The FTSE 100 has performed surprisingly well over the last year, gaining nearly 5% in 12 months.
However, not all of the companies in the FTSE have benefited from this strong support. Today I want to look at three unloved companies I think could be bargain buys at current levels.
#1: DS Smith promises 6% yield
Shares in packaging group DS Smith (LSE: SMDS) have fallen by 40% over the last year as investors have priced in the risk of higher costs and a slowdown in demand.
However, CEO Miles Roberts recently said that trading since May has been in line with broker forecasts, despite rising raw material costs and higher gas prices.
According to Roberts, the company has been able to pass on most increases by raising its packaging prices. Hedging arrangements have also helped to limit the impact of high energy costs.
Roberts says that he remains confident in the outlook for this year and expects “a significant improvement in performance”.
Broker forecasts currently price DS Smith shares on just eight times forecast earnings, with a 6% dividend yield. Although falling demand is a risk, I think this could be a good time to buy.
#2: Berkeley should be a long-term winner
My next pick is upmarket housebuilder Berkeley Group (LSE: BKG). This business has an impressive record of timing market cycles successfully, so I tend to pay attention to its trading reports.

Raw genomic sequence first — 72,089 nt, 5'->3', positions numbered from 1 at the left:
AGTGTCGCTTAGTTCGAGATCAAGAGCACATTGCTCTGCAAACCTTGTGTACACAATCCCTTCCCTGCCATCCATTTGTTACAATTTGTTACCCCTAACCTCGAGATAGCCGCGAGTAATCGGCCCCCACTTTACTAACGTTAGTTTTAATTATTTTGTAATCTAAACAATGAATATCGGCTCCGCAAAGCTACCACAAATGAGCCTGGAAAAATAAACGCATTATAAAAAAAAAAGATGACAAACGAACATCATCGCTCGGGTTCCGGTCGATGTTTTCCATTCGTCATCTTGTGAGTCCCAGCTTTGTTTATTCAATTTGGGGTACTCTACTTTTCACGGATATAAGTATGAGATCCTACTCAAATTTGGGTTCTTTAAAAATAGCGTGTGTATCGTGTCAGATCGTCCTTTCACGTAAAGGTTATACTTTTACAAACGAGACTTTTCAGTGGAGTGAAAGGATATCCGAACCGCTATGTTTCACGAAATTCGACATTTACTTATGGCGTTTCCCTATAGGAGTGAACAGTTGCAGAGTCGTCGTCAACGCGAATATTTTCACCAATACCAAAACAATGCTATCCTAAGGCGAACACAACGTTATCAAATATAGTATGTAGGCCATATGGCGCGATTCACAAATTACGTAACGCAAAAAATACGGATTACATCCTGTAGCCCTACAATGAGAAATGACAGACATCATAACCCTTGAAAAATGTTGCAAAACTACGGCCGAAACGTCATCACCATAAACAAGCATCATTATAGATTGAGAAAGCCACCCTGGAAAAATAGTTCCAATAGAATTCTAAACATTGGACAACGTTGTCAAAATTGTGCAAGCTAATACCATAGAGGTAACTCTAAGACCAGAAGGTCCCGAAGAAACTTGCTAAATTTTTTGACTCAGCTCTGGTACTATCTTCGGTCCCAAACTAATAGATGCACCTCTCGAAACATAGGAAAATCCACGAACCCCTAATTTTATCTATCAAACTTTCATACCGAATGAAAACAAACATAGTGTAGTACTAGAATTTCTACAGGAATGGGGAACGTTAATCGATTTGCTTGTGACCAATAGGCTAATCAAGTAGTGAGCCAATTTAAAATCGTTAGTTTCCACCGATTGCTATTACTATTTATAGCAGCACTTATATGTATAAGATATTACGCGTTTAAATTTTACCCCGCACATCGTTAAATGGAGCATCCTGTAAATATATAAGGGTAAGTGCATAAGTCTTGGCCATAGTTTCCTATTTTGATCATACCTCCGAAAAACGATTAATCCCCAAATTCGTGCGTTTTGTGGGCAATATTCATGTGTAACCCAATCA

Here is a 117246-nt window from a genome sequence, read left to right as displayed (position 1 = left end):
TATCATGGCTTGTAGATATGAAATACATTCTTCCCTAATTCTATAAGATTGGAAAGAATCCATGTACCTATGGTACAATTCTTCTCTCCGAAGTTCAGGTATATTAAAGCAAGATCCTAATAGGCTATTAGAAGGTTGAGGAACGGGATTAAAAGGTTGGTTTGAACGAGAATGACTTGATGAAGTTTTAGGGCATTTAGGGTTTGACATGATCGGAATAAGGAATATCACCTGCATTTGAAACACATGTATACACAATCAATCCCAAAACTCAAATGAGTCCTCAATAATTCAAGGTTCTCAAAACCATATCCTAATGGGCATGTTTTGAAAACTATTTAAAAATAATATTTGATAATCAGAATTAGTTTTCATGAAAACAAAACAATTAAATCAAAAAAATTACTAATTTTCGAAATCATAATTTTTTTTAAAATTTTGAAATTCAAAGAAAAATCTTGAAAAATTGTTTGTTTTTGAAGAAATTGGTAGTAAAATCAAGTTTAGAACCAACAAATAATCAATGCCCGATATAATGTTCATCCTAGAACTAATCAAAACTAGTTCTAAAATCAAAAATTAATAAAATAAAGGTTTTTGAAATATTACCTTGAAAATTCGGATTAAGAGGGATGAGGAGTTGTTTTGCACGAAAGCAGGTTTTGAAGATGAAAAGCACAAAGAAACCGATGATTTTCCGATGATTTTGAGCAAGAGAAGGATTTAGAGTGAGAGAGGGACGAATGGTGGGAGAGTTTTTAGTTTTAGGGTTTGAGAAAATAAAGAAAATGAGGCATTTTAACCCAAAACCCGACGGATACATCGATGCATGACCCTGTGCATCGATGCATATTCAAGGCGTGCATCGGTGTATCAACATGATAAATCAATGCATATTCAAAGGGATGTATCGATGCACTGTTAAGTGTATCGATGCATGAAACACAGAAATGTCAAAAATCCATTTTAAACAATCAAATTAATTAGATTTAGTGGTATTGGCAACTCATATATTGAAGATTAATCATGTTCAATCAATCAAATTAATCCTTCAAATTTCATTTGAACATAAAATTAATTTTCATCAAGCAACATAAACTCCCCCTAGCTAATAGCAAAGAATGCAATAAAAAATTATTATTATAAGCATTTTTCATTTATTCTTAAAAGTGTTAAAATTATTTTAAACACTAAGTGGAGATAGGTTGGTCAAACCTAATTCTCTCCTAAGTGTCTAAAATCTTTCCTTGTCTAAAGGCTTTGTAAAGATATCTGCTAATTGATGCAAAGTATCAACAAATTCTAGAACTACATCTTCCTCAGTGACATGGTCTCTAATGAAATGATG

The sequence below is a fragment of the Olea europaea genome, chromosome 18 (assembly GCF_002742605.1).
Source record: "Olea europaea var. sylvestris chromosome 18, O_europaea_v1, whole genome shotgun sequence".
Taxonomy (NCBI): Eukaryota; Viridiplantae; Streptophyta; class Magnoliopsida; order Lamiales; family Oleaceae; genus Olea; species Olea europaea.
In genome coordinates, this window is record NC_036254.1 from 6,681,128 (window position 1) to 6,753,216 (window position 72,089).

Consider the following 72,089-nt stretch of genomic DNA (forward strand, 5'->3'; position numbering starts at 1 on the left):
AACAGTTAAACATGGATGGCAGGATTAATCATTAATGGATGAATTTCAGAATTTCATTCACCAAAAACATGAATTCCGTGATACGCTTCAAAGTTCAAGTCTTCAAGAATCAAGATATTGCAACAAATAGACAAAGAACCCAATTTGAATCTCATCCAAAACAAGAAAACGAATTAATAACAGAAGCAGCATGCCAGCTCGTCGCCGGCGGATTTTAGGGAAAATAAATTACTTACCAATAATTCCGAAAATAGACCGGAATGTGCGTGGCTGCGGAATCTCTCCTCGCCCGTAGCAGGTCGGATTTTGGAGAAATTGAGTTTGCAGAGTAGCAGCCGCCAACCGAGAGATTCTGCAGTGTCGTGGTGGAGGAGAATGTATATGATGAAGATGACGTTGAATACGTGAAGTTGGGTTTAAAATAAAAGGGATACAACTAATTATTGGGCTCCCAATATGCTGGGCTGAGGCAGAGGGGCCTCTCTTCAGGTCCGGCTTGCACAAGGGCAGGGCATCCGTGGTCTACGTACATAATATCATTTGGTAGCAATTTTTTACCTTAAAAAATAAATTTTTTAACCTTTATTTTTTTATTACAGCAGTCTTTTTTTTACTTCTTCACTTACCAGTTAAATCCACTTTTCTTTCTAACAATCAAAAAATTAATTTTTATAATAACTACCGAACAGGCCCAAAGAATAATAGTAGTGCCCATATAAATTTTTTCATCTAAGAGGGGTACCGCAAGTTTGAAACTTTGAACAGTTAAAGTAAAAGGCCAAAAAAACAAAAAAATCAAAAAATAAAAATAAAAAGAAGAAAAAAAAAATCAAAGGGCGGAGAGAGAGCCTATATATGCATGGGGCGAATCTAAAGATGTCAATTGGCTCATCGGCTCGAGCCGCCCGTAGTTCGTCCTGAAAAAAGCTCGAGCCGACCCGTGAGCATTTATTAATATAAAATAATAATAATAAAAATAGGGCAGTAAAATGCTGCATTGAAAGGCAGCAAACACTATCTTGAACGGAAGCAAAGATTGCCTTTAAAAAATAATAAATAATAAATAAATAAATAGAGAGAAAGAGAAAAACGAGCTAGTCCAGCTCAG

In its latest update, Berkeley said sales were running ahead of the same period last year. Strong demand for the firm’s new homes — which sold for an average of £600k last year — has allowed the company to raise its selling prices to cover higher costs.
Berkeley’s pre-tax profit is expected to hit £600m in 2022/23. This should continue to support the company’s policy of returning £282m to shareholders each year through share buybacks and dividends. That’s equivalent to a 7% return at the current share price.
The big risk here is that the UK housing market will suffer a more serious downturn than expected. If housing transactions slow right down, then Berkeley’s profits could slump.
Personally, I’m comfortable with this risk. I think this FTSE 100 share offers good value at current levels.
#3: ABF’s household names look safe to me
My final pick is family-controlled food and fashion group Associated British Foods (LSE: ABF).
This unusual business owns the Primark fast-fashion chain, as well as a wide range of food businesses. Popular ABF grocery brands include Twinings, Silver Spoon, and Blue Dragon.
Food sales are performing well this year, with profits ahead of expectations.
However, profits from Primark are expected to be lower, despite a recovery in sales. High energy costs and the strong dollar are causing costs to rise. Rather than hike prices, ABF has opted to accept lower profit margins in order to protect its market share.
This news caused ABF’s share price to fall to a 10-year low. However, my feeling is that this is probably a buying opportunity.
ABF has plenty of cash and can afford a short-term hit to profits. With the stock trading on just 10 times forecast earnings, I see this FTSE 100 share as a long-term buy.
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Roland Head has positions in DS Smith. The Motley Fool UK has recommended Associated British Foods and DS Smith. Views expressed on the companies mentioned in this article are those of the writer and therefore may differ from the official recommendations we make in our subscription services such as Share Advisor, Hidden Winners and Pro. Here at The Motley Fool we believe that considering a diverse range of insights makes us better investors.